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Study: Mobile app security risk well-known, but enterprises lack proper usage policy

Although 82 percent of IT professionals believe mobile apps in the workplace have “very significantly” or “significantly” increased security risks, less than half of organizations have a policy in place to define acceptable mobile app use.

A Ponemon Institute survey of more than 19,000 IT professionals in the U.S. indicates that while the inherent risk in mobile apps is well-known in the security community, many enterprises are not following up or dedicating the resources to combating the threat. On average, $34 million is spent on mobile app development, but only $2 million of that budget is allotted to security, according to “The State of Mobile Application Insecurity,” sponsored by IBM.

“It's just an indicator that we [the security community] have a problem, [or] a risk issue that isn't necessarily being met, at least not with respect to training and awareness,” said Larry Ponemon, chairman and founder of the Ponemon Institute, in an interview with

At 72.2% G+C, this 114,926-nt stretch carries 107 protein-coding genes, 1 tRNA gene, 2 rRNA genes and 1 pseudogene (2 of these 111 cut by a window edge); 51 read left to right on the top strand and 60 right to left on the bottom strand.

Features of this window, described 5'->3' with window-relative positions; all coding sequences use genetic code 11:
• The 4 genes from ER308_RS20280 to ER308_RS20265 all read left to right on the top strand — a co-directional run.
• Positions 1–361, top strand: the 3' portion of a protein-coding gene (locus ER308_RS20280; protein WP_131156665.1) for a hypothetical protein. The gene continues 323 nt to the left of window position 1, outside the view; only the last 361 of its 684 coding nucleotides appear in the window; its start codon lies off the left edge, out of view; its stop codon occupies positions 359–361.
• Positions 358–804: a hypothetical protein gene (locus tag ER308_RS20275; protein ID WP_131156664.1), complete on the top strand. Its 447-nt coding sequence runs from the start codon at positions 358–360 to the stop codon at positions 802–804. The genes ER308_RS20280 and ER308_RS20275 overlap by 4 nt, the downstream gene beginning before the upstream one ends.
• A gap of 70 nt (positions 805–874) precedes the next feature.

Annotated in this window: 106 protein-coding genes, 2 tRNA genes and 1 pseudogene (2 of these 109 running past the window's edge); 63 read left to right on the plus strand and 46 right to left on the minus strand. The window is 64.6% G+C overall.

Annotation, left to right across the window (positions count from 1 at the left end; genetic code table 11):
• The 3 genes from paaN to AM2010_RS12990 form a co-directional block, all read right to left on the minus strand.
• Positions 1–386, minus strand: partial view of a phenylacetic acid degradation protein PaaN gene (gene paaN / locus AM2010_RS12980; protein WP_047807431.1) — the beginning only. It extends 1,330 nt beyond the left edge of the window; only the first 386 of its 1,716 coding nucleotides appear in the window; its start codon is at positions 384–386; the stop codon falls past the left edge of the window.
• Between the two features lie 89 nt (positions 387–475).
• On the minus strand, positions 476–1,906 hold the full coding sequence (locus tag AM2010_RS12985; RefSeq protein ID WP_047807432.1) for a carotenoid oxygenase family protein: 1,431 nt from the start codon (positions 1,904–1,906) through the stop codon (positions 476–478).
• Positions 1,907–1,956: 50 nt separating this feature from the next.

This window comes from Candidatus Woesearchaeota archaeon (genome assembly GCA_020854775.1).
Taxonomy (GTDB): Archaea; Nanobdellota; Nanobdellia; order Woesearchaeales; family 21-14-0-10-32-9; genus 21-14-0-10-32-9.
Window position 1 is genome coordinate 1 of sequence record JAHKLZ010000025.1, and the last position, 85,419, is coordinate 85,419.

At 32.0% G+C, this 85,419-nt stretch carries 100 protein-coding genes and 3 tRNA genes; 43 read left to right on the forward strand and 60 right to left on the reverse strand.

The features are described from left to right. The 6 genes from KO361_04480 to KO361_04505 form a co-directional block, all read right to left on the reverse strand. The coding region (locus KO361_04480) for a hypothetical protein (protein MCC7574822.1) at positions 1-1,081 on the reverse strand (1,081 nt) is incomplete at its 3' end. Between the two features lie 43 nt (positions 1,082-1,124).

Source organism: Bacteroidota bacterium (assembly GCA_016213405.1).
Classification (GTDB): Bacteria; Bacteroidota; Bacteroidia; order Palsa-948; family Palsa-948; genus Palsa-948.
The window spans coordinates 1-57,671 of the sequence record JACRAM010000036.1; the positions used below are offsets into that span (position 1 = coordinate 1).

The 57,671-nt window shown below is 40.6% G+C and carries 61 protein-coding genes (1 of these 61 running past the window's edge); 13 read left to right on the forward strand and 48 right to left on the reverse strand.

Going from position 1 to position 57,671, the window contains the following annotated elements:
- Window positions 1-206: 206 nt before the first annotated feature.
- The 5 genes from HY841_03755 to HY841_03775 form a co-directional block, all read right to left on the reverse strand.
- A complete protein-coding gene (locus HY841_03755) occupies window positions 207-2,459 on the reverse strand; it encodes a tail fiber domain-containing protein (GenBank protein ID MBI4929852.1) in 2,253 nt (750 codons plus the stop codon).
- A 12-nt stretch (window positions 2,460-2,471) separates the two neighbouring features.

Moreover, less than half of organizations test their mobile apps, but those who did found that 30 percent contained vulnerabilities. This, Ponemon said, makes testing all the more essential.

“The secure coding issue is a big problem because we build apps that rely on other apps that were built earlier on, instead of building apps from scratch,” he said. “Some of the bad stuff might lie in the old stuff. Testing will help you identify and prevent the really bad stuff that seems to be happening right now.”

Most respondent, 77 percent, blamed a “rush to release” for why vulnerabilities existed in mobile applications. Seventy-three percent said a lack of understanding and training on secure coding practices could be the reason.

Ponemon stressed that most breaches are occurring at the app layer of security, not the network level. This study demonstrates a need to slow down and be more thoughtful with app development, he said.

“Train developers so they understand what secure coding really means, so they understand their ethical responsibilities to create codes that are safe.” he said. “Create awareness because this could be a big problem.”

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